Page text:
7:30 p.m. to Midnight, August 12, 2016
Pacific Room, WUC (Ticketed)
7:30 – 8:30 PM
Ruzivo, derived from the Shona word meaning “wisdom,” formed in 2004 and has grown over the years under the direction of Paul Mataruse, master marimba player from Zimbabwe. Ruzivo plays a mix of Zimbabwean traditional music and compositions from Mataruse and other band members inspired by the Afropop sounds from Mataruse’s native country. The band features four marimbas (soprano, alto, tenor and baritone), electric bass guitar, mbira and drum kit. What emerges is an infectious sound that always gets the audiences dancing and singing along. Ruzivo’s lyrics are part social commentary, part celebration and fully steeped in the traditional Shona repertoire of Zimbabwe. Some songs are direct adaptations of the 1,000-year-old mbira music, while some are more contemporary compositions emergent from the mixing of cultures as the Bantu peoples migrated from Central Africa into modern day Zimbabwe, South Africa, Zambia and Botswana. Ruzivo has performed across the US, Canada and Zimbabwe.
8:40 – 9:40 PM
Anzanga Marimba Ensemble
Anzanga Marimba Ensemble has entertained and enlightened audiences for 29 years. The group has toured extensively throughout the US, parts of Canada and internationally with tours in China and South Africa. Under the direction of Sheree Seretse, Anzanga has produced five recordings, some in circulation today.
9:50 – 10:50 PM
Musekiwa Chingodza was born into a family of great mbira players in Mwangara village, Murewa, Zimbabwe, in 1970. He began playing mbira at the age of five and is self-taught. Through listening to other gwenyambira, or great mbira players, he developed a strong attachment to and love for mbira music. He says, “Our music is both medicine and food, as mbira has the power to heal and to provide for people. Mbira pleases both the living and the dead.” In 1991 Musekiwa was a key member of the band Panjea, founded by Chris Berry. He formerly taught mbira at Prince Edward School in Harare for many years, and continues to be in demand to play mbira at ceremonies in Zimbabwe. Since 1999, he has been a regular visitor to the US, sponsored biennially by Kutsinhira Cultural Arts Center in Eugene, Oregon. Kutsinhira considers Musekiwa to be one of their primary teachers, as well as one of the greatest living mbira musicians. Musekiwa is an excellent singer, dancer and drummer, and plays both mbira dzavadzimu and nyunga nyunga. He arranges and teaches Zimbabwean-style marimba and loves to work with children, youth and adults. He has recorded five CDs, the latest release being Tomutenda Mambo (with Bud Cohen, 2011). Musekiwa is also an accomplished ngoma (drum) player in the Shona tradition, and he excels in playing hosho (gourd shakers), singing, marimba and traditional dance. He is very experienced at teaching all of these skills to North Americans in a friendly and supportive way. With his engaging personality, gentle teaching style, virtuoso mbira-playing ability and deep immersion in his culture, he is almost always asked to come back for repeat visits.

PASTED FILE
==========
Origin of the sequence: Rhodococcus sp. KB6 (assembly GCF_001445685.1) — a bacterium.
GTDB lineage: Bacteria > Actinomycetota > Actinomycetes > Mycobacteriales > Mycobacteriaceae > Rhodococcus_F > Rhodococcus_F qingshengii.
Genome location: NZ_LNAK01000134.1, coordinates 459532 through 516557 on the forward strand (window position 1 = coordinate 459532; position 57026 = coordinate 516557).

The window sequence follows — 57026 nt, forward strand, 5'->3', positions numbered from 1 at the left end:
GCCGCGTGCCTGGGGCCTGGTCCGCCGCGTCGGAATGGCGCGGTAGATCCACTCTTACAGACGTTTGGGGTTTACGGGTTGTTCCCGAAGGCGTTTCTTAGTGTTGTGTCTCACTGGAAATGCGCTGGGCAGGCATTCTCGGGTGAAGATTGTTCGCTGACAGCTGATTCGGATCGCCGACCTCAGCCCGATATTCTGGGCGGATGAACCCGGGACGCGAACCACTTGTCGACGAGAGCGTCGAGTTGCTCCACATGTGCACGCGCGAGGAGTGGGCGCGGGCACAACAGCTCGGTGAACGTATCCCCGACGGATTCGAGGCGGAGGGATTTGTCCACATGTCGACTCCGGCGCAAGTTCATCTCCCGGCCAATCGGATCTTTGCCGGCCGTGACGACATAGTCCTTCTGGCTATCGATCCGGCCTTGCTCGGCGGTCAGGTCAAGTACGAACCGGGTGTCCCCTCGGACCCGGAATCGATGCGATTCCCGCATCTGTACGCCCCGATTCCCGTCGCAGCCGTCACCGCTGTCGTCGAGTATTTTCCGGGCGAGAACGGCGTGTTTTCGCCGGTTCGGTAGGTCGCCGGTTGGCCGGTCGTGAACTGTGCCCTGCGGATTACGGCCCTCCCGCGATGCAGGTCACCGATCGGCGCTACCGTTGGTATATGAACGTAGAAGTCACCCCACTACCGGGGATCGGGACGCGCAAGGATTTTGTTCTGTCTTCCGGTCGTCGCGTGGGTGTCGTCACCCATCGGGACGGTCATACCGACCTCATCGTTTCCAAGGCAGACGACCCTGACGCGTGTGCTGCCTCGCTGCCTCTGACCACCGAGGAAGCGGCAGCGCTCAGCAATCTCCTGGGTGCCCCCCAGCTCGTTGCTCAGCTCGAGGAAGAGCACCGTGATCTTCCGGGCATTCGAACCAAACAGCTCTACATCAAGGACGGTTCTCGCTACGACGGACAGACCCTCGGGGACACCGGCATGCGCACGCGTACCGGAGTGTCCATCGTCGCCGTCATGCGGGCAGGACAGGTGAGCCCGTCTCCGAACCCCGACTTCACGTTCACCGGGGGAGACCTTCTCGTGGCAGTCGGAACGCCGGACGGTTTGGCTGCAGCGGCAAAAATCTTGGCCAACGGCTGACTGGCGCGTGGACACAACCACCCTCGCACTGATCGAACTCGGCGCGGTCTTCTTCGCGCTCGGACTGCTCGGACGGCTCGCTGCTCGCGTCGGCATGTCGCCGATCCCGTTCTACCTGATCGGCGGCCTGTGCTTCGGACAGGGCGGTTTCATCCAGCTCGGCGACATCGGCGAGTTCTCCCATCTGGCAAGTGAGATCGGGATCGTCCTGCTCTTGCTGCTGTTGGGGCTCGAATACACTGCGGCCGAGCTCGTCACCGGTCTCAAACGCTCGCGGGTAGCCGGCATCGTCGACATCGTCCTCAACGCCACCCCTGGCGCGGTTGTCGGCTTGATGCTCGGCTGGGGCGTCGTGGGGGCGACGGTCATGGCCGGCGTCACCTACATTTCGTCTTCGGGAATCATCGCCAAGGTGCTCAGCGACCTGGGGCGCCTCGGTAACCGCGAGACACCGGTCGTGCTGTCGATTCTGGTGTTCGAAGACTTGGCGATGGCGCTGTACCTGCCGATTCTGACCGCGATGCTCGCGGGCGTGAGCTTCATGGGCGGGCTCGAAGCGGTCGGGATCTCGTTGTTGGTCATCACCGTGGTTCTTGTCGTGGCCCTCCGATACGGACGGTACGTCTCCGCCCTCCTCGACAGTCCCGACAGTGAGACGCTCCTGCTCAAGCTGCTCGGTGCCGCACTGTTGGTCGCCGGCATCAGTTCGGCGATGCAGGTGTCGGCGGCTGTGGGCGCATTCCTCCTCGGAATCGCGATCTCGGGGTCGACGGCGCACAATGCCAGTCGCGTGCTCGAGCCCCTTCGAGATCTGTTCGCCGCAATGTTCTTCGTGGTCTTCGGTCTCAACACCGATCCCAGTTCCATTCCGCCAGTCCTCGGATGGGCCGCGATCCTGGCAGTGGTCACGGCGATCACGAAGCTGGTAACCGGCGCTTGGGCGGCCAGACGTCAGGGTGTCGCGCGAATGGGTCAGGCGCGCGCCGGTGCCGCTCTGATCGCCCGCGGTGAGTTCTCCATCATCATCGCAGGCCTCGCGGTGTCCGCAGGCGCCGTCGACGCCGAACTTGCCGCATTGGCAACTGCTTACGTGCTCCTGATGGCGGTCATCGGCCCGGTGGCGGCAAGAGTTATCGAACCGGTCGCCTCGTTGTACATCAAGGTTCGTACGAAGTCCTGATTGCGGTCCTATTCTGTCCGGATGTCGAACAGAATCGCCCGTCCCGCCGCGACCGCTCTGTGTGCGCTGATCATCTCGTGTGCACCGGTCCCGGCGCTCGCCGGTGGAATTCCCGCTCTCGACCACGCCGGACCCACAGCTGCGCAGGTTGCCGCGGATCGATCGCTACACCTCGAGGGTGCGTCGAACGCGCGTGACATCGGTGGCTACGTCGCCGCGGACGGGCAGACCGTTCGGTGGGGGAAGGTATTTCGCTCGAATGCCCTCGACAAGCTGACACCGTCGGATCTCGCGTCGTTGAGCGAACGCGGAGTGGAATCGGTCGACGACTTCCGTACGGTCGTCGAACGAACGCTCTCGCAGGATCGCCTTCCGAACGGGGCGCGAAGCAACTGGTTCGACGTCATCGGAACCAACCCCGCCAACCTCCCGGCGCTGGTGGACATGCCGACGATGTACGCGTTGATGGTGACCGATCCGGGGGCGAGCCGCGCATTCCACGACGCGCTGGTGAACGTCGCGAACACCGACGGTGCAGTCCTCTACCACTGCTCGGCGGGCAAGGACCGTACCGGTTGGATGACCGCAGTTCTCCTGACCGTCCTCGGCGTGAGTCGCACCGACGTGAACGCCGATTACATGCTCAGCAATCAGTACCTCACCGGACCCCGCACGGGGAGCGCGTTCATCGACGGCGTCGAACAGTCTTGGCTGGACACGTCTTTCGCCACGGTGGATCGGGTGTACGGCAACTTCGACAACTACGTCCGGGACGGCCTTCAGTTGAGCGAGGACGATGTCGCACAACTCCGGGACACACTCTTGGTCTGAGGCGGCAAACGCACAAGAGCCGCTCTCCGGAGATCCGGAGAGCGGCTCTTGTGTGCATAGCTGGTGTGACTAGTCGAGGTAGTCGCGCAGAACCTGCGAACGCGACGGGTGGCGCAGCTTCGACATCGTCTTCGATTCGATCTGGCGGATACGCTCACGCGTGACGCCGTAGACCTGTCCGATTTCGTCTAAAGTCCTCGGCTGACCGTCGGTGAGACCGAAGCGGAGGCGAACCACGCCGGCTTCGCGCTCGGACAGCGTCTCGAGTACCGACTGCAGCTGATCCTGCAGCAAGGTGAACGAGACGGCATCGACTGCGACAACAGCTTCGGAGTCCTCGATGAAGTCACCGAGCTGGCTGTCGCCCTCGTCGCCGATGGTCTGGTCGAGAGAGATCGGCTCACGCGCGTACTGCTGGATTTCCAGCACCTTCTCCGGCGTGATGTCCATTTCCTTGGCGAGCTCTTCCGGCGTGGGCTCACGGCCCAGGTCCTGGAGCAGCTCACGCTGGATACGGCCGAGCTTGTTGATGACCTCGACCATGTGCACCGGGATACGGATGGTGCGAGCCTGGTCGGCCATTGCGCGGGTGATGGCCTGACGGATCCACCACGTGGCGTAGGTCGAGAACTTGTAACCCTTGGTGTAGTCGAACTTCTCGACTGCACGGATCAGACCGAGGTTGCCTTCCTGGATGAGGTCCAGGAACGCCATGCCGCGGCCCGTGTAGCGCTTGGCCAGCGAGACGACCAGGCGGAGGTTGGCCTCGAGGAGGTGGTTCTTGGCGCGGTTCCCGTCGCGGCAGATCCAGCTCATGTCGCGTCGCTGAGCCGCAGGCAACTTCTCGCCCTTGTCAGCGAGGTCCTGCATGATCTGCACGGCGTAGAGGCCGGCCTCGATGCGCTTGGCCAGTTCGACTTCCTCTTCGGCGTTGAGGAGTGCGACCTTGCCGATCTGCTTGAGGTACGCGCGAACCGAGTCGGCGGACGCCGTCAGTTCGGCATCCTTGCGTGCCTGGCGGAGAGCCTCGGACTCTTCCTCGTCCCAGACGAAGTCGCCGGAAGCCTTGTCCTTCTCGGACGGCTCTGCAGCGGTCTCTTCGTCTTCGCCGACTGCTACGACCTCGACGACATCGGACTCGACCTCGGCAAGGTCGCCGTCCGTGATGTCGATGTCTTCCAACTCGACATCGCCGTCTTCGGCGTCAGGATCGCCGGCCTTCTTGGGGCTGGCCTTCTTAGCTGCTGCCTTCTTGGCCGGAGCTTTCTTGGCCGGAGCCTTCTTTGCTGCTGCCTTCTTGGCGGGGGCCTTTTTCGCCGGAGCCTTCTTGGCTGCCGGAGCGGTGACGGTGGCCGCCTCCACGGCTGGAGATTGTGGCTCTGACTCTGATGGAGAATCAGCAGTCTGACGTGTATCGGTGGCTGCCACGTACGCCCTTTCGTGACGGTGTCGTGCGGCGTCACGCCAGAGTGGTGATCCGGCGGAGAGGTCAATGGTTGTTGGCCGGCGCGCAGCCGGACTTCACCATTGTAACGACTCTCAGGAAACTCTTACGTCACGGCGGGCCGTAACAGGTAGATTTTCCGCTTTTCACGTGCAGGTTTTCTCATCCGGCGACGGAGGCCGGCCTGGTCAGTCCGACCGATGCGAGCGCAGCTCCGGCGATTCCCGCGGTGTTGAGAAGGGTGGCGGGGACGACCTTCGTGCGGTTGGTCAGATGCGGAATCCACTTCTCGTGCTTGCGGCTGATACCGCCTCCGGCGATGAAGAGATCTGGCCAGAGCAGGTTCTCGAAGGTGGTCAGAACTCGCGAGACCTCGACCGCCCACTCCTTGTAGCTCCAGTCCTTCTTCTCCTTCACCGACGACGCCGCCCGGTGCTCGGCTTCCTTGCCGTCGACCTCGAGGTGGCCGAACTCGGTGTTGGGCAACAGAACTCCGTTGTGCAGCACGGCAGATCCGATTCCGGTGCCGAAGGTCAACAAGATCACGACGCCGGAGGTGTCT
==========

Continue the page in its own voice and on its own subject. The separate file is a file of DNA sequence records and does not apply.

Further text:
11:00 PM – Midnight
Santa Fe, NM
Since their start as young students of Zimbabwean music, members of Ande Marimba, based out of Santa Fe, New Mexico, have considered GRAMMY Award-winner Chris Berry one of their most influential teachers. Now, many years later, these two forces have come together in collaboration. In December of 2015, the group members, now living in different locations around the US, met up for three weeks at Chris’s home on the big island in Hawaii to record a CD. In the summer of 2016, they are embarking on an album-release tour, sharing and performing their unique style of marimba and mbira playing, unlike anything ever heard on these instruments before.